iStock_000027670147_vulnerability

Living with someone versus dating them and spending nights at each other’s houses is so different: all the cards are out on the table. All of each other’s strange little behaviors are on full display for each other to eke out over time; learn to tolerate, appreciate, and love. Cody puts a paper towel under the french press every morning while he makes coffee and it makes me crazy because it makes no sense. He apologizes almost constantly, seemingly just for moving around. I keep telling him he doesn’t have to do that. I wonder what things he notices about me that bug him, but he appreciates because they are mine, all the same.

In a set of the photographs, I saw the houses he lived in a tpwn in rural Louisiana, when he was learning to tattoo. There are photos of his first tattoo on an orange. There are photos of his Uncle and Aunt’s house, surrounded by potted plants and 5 gallon buckets of soil. This photo shows me why he collects so many plants and 5-gallon buckets of soil. This behavior of his ties back to the past, gives him some sense of continuity of time, perhaps. There is a photo of him in front of the school bus he lived in during his time in Louisiana, dressed up in the same leather coat he wears when it is cold, in front of a cook-fire. Cody loves cooking on an open fire. There are photos of his grandparents camp house in Center, Texas: an old, white trailer with a deck in the front. There are photos of the back porch with his mom and dad and grandmother. Little did I know that by looking at those photos on a quiet, rainy day in July (thanks be for the rain!) that I would learn so much about the man who I thought I knew the most about: the man who has become my best friend and my companion in this life.

c14cce7a7b40e936620bdeb85332a11f

A few years ago, during the time when I was at the beginning of my “nervy b”, as I like to call it, I culled through hundreds of photos, scanning some and throwing away the rest. I used to have two photo albums but I don’t know where they are anymore. In some ways, during that time, I chose, albeit with a frame of mind that had a distinct lack of clarity, to literally throw out much of my past evidence. Today, I realized the sadness in that is that not that the things are gone, and neither the memories, but the signposts are no longer. Perhaps we hold on to objects not just because they are precious but because they help us re-establish that continuity of time in our own lives. Perhaps if I still had those photographs, I could remember better the times in my young life when I was friends with a boy named Eric, son of my mom’s best friend Pat. We used to do things all the time, dress up, ride horses, be really silly. Eric now has schizophrenia and lives in Florida: I wonder if he remembers anything from that time, at all?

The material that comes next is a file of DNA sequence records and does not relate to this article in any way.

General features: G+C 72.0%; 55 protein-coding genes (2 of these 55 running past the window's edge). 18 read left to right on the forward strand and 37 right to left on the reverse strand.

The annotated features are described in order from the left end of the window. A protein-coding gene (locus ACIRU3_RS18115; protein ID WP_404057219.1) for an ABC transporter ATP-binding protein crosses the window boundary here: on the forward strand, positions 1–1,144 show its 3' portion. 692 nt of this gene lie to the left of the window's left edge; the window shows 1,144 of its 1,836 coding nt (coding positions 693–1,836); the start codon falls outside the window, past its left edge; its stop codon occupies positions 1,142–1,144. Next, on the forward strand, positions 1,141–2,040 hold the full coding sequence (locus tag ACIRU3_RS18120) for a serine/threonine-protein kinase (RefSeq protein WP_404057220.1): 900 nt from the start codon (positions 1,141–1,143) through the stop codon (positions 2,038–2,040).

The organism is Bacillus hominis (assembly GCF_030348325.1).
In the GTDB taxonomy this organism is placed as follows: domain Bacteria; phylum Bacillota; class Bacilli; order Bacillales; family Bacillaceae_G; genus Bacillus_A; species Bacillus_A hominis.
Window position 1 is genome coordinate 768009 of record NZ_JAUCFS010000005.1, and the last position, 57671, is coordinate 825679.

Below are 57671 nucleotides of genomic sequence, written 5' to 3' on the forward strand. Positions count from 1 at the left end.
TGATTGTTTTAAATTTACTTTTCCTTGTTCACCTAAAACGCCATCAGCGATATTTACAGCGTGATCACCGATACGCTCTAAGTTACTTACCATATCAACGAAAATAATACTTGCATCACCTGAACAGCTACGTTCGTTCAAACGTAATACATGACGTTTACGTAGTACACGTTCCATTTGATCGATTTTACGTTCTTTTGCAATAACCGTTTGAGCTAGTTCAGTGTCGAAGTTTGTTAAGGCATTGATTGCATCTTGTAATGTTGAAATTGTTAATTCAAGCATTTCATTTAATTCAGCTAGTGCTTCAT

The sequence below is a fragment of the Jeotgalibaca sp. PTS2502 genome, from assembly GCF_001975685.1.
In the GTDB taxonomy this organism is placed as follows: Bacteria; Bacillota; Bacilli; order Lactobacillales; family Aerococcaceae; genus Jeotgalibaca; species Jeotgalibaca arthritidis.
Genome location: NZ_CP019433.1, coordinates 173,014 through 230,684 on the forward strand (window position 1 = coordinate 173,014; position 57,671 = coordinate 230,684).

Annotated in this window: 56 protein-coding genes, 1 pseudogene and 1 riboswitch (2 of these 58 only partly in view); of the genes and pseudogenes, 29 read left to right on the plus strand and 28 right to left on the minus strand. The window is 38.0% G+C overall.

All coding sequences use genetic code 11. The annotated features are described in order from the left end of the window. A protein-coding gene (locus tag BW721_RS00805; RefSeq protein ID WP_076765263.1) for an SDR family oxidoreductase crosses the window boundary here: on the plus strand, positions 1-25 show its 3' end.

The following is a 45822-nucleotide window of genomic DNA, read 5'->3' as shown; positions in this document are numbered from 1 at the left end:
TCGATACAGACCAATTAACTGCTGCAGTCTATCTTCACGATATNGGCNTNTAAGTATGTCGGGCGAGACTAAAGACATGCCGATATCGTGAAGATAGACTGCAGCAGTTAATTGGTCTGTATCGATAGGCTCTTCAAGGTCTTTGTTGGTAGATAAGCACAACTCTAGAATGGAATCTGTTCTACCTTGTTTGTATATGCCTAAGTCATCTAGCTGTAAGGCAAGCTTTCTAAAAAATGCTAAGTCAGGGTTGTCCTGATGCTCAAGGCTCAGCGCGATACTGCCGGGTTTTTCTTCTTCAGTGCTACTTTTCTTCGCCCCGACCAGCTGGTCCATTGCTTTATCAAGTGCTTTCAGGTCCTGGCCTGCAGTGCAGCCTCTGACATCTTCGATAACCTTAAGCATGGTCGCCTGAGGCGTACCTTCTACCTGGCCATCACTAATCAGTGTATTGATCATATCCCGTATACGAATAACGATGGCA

I got rid of almost everything I owned, sold it to strangers and left it on a street in Philadelphia to be combed over by neighbors from countries near and far. I used to have a bag of my great-grandmother’s hand-made lace. Where is it now? Not that it matters much, really. I suppose I am mulling over my own rejection of my continuity of time. At that moment, in the years between 2012-2014, I was so ashamed of myself and my decisions that I threw all evidence of it away. No wedding photos, and all evidence of Steve is gone except a box from China his father once gave to me. Even my wedding ring is gone, and I stuffed my wedding dress into a trash can on the back porch of that house in Philadelphia.

Love-Sky

Here I am, today, in 2016, going through boxes of my own and of Cody’s, as we piece together a new life in a funky house in Dripping Springs, Texas. I grew really sad during my perusal of photographs today, realizing that whatever I had that was like these objects before me, I had destroyed in mad, sad intention. It’s true that my parents have a treasure trove of photographs, so I need not really worry about that specifically, but it’s like I am looking back at these last few years and wondering about putting together the events in a chain that makes sense and represents my memories. I suppose that is what this writing project is all about: a memoir, the establishment of the story after many years have passed.